Batopilas, One Story About Mexico and Silver

We are staying at a mansion built for a silver king with a grand living room, many enclosed gardens with room around courtyards and the potentials for being open to breezes on both sides. The mansion was purchased by an American in 1989 for $25,000. It opened as a hotel in 1997 after a renovation that cost more than $1.5 million, and we 4 are the only occupants. Tourism has not come through for this town which had hoped for jobs for their people. It is one of then so-called “Magic Villages” a Federal Program to bring tourists to rural villages.

Photo is of living room

Silver mining was the reason the town was settled. The Tamahumara Indians were living in the canyons having settled there thousands of years before in family groups. The Jesuits came and set up an early mission in Satevo, about 30 minutes drive away from Batopilas. That mission served many villages and remains a Catholic Church with a priest coming from Batopilas on Sunday to say Mass. Before we went we bought notebooks and pencils to bring to a country school, and bags of basic groceries to bring to one of the villages up in the hills.

Photo of countryside, church and graveyard

After lunch and a siesta we went to the abandoned hacienda once belonging to the Sheppard family which owned the mine. The ruins are shown in photos you can see in the small local museum, photos taken in the 1920s. We were there as the sun went down and came back to town over the automobile bridge the connects the town to the rest of Chihuahua and the world.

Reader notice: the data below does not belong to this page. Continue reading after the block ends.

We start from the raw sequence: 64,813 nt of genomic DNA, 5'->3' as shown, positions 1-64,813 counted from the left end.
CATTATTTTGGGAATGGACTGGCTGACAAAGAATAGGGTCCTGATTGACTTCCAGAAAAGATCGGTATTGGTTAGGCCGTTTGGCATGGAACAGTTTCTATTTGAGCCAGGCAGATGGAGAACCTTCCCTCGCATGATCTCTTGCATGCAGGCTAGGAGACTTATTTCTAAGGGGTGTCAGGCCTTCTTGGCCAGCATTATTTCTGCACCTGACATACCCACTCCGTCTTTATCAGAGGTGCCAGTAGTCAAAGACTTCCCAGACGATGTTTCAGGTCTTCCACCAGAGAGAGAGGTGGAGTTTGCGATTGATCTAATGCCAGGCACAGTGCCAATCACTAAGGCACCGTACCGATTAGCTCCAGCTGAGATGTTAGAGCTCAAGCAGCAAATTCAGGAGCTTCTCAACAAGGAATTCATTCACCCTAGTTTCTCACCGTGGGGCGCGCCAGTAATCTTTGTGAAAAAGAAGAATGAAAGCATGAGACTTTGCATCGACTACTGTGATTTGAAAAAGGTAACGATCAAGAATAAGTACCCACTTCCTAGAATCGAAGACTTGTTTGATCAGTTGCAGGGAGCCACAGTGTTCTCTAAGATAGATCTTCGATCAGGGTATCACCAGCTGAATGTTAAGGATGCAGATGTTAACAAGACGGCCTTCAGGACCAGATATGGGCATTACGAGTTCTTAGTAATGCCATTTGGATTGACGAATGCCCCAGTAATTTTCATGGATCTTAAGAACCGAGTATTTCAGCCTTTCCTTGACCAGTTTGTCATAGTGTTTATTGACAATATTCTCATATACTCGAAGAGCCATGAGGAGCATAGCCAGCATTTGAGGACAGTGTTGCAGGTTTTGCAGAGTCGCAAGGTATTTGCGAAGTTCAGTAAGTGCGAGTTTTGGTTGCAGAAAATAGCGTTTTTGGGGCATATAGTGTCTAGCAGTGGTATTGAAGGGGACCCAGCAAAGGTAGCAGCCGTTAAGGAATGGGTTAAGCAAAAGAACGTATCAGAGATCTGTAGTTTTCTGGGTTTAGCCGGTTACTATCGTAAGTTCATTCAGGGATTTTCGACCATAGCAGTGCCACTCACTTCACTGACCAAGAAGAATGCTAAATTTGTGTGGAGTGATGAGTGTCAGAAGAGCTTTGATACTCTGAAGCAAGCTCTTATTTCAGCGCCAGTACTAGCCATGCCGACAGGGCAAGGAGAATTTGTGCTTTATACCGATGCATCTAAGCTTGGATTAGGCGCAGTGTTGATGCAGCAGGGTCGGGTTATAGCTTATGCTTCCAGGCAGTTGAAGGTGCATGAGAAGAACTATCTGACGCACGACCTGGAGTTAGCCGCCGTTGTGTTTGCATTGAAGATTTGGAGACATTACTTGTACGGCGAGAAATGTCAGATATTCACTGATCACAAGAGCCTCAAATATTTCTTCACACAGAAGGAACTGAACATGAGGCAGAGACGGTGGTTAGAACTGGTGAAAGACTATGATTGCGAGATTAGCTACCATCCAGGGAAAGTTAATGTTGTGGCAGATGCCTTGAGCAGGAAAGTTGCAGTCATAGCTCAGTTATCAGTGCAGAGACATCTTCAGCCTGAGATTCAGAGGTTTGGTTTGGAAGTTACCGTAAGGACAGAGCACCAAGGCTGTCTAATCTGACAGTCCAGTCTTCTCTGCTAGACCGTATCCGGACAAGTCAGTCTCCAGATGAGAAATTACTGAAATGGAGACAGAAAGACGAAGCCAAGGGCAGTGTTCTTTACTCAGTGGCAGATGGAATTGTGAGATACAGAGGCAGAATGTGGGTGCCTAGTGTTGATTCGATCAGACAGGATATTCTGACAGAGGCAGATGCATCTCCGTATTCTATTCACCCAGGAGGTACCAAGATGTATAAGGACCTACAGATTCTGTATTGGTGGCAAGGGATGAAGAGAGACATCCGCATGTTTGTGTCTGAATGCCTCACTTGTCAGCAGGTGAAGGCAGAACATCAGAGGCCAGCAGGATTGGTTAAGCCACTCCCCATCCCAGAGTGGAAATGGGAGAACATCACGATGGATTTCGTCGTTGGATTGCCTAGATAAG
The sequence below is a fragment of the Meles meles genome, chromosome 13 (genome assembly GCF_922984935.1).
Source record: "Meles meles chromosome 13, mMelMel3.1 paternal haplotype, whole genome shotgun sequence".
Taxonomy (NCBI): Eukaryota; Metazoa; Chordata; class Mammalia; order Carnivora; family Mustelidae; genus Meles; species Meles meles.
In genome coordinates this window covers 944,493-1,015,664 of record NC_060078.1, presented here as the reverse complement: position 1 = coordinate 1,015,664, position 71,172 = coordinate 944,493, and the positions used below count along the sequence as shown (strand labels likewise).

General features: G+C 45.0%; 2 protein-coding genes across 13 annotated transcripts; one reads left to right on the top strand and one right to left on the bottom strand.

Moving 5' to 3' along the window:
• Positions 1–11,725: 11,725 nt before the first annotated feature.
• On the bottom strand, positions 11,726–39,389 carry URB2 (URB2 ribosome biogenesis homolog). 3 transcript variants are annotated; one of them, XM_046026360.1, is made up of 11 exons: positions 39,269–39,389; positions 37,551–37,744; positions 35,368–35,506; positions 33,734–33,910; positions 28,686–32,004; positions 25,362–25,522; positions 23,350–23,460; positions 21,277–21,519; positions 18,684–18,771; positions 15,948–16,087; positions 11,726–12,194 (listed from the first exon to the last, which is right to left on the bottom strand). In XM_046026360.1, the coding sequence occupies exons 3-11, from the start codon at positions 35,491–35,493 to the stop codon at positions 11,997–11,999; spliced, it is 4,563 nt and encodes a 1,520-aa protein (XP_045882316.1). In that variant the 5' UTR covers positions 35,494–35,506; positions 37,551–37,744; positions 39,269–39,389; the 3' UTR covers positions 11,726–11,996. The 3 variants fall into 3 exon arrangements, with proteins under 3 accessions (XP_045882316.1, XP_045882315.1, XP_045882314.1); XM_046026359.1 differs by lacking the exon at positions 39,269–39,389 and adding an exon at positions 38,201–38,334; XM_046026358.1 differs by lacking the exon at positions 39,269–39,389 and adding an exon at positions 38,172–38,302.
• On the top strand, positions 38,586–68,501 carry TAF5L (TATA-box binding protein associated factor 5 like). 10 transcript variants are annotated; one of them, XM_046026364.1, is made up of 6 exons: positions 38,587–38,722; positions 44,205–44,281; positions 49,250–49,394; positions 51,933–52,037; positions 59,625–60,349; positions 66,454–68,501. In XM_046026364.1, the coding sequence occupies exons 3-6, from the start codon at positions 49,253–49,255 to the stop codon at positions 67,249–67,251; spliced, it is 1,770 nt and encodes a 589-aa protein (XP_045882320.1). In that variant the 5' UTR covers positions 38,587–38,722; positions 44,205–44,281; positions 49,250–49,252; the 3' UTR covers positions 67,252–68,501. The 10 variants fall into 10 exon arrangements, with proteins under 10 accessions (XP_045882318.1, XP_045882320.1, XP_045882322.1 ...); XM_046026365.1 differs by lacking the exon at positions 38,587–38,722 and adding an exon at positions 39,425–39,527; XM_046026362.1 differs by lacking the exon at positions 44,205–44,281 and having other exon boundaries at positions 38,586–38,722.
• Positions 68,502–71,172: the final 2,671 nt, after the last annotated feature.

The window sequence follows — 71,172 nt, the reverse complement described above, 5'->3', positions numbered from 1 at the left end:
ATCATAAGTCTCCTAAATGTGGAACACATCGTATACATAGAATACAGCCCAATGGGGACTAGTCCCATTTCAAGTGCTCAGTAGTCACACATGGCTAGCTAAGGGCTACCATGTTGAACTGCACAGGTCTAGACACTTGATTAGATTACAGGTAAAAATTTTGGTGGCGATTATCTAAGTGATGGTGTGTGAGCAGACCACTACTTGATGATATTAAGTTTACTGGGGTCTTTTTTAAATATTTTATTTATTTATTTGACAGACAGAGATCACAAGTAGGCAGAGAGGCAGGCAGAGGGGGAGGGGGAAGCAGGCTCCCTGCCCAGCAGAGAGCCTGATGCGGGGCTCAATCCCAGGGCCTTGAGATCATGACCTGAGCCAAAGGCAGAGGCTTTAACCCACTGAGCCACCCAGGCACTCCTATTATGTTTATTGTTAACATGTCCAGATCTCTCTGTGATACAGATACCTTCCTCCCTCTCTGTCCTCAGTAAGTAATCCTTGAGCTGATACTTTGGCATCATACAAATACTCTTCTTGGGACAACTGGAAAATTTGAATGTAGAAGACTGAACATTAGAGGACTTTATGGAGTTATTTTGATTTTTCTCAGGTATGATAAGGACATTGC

As a help to the economy and for the only info in English I bought a book at the Museum of local culture. It was written by the grandson of these owners and self published in 1932. Although not very well written, it gives his picture of the times from his arrival as a child, to his departure being thrown out by the Mexican Government after the end of the revolution. He nor his family were physically hurt, but the mine was nationalized and they left with very little. The site was abandoned then and now a family lives in one of the buildings and acts as wardens.

Photos above show the watch tower outside the entry gate, 2. the Main building which housed the offices and storage once the silver was refined and was ready to go by mule to Chihuahua (a trip of 7 days). It is the most grand of the building, once three stories high the interior wood had been completely gutted. 3. The strangler fig tree gets water out of the mountain through the stone walls – ain’t nature grand?

Published by


On the planet in California

4 thoughts on “Batopilas, One Story About Mexico and Silver”

Leave a Reply

Fill in your details below or click an icon to log in: Logo

You are commenting using your account. Log Out /  Change )

Twitter picture

You are commenting using your Twitter account. Log Out /  Change )

Facebook photo

You are commenting using your Facebook account. Log Out /  Change )

Connecting to %s